“I was once asked why I don’t participate in anti-war demonstrations. I said that I will never do that, but as soon as you have a pro-peace rally, I’ll be there.” – Mother Teresa
In the sustainable food movement there is an inherent responsibility to protect the environment, soil, animals, farm workers’ rights, and our local economies. There are many different roads we can take to work towards a more sustainable food system. We must consider where we want to focus our time, work, and energy to reach our organizational, community and societal food sustainability goals.
Where Do We Put Our Focus?
Do we want to focus more of our time and energy fighting for or against something? Are we spending more time fighting for food security or against food insecurity? Do we spend more time promoting and celebrating organic and sustainable farms, ranchers, and artisans or fighting against conventional, chemical-heavy industrial “food” operations? Do we share more information about regenerative agriculture or about companies that are depleting our soil and damaging our environment?
There is indeed a balance to these dualistic focuses. We absolutely must tell those that are doing wrong how to change directions for the greater good. We also must let them know how to do it the right way.
Informing the public about the full truth of our food systems (the good, the bad, the beautiful, and the ugly) is essential. Then, once we identify the problem or challenge, the question is: do we focus more of our time on the problems or on the solutions? Ensuring that these two yin and yang energies are balanced will help us be successful in our vision for a more sustainable food system.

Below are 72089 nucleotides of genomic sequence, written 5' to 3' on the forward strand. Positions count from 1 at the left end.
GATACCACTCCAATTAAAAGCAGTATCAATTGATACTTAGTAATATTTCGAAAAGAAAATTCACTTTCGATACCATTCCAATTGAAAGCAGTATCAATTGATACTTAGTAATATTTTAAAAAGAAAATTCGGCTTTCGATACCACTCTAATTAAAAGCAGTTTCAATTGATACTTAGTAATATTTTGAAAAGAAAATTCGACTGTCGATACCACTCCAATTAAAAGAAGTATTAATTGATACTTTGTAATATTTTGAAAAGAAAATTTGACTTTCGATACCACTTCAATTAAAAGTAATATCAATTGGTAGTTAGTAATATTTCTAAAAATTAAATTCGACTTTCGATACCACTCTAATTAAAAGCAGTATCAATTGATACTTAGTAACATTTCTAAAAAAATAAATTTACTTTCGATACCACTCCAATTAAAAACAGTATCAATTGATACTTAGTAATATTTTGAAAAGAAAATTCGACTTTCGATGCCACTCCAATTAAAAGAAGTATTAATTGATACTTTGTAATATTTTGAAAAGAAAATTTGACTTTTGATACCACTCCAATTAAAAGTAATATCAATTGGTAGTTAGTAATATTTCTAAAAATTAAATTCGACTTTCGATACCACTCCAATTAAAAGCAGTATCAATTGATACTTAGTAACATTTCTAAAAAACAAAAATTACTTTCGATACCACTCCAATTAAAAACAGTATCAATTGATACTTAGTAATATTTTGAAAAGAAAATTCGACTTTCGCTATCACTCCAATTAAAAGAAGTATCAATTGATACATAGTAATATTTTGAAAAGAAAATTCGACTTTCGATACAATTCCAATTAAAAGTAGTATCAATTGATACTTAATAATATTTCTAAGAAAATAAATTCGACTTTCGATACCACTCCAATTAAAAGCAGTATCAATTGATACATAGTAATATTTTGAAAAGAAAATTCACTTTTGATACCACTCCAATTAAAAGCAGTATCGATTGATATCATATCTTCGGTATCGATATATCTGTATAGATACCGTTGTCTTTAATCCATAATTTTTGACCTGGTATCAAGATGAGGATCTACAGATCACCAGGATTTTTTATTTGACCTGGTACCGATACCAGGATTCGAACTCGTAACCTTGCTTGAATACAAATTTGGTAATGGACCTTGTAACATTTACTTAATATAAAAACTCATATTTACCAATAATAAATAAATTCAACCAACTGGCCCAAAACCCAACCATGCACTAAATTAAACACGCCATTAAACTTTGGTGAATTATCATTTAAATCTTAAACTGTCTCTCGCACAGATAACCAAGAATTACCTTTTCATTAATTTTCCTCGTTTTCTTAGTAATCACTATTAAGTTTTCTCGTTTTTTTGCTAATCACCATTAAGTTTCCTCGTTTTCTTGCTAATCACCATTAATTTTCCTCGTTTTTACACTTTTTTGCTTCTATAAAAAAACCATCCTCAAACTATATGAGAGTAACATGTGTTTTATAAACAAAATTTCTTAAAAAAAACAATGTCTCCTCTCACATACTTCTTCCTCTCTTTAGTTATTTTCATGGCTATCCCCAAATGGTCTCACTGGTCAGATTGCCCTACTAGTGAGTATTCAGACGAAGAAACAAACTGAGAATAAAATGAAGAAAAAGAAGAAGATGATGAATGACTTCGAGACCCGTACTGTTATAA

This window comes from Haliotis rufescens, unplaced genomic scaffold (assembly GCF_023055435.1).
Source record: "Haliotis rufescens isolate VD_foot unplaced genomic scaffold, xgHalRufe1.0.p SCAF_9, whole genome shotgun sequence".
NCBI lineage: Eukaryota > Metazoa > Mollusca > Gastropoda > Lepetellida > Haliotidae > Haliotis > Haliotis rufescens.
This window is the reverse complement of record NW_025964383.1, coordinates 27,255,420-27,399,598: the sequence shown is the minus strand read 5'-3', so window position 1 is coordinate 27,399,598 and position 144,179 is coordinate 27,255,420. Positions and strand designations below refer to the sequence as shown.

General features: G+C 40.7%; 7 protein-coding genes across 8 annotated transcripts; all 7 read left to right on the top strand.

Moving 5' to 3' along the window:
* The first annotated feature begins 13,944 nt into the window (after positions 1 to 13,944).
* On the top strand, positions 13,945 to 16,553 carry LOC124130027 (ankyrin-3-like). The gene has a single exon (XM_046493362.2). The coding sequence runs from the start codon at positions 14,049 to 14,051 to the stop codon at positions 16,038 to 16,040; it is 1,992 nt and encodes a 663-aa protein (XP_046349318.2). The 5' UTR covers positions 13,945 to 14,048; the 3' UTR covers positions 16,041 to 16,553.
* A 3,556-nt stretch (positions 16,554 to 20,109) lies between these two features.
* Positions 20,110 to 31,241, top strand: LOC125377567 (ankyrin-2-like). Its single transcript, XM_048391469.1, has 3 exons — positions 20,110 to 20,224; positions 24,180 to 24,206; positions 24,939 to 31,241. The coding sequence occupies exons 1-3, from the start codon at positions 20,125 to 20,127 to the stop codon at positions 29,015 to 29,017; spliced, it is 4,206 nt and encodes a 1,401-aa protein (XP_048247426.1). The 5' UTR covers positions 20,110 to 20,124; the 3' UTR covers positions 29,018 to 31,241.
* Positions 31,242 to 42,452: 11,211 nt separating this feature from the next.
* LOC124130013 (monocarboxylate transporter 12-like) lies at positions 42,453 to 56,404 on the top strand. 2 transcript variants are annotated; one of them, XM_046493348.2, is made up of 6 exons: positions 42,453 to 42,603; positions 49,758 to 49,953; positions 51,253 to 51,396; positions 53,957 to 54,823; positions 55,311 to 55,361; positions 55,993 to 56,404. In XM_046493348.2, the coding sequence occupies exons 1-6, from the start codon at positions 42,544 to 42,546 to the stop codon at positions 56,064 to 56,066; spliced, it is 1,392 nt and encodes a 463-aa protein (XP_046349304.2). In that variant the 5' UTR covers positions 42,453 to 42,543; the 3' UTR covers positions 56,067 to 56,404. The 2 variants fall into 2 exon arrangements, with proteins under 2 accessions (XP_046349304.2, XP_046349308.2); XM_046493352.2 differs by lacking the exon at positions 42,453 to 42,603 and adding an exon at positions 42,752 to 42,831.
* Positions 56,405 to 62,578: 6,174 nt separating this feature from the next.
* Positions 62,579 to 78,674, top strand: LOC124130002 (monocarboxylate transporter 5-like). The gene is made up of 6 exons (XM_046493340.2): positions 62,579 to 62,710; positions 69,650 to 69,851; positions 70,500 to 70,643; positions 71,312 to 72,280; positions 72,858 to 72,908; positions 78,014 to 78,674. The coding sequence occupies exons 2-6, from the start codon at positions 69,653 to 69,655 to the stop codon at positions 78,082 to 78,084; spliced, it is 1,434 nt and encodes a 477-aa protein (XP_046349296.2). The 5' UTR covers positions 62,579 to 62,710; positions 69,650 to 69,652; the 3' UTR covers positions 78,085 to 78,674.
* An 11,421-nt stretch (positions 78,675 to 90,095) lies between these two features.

How much time do we, as a collective, spend fighting against what we don’t like or want (e.g. Monsanto, bad ag policies, etc.) compared to how much energy is spent on promoting GMO-free food and all that is right with organic and sustainable agriculture? Are we spending too much time fighting against and not enough time fighting for?
We can to remind our friends and supporters of the solutions as well as the powerful organizations and farmers that are working for sustainable food, just as much, if not more, than we remind them of the corporations and politicians that are causing the problems. If we point out something that is wrong, then we can also give our readers some inspiration to help solve the problems as well as some steps support the sustainable food movement.
“Darkness cannot drive out darkness; only light can do that.” – Martin Luther King Jr.
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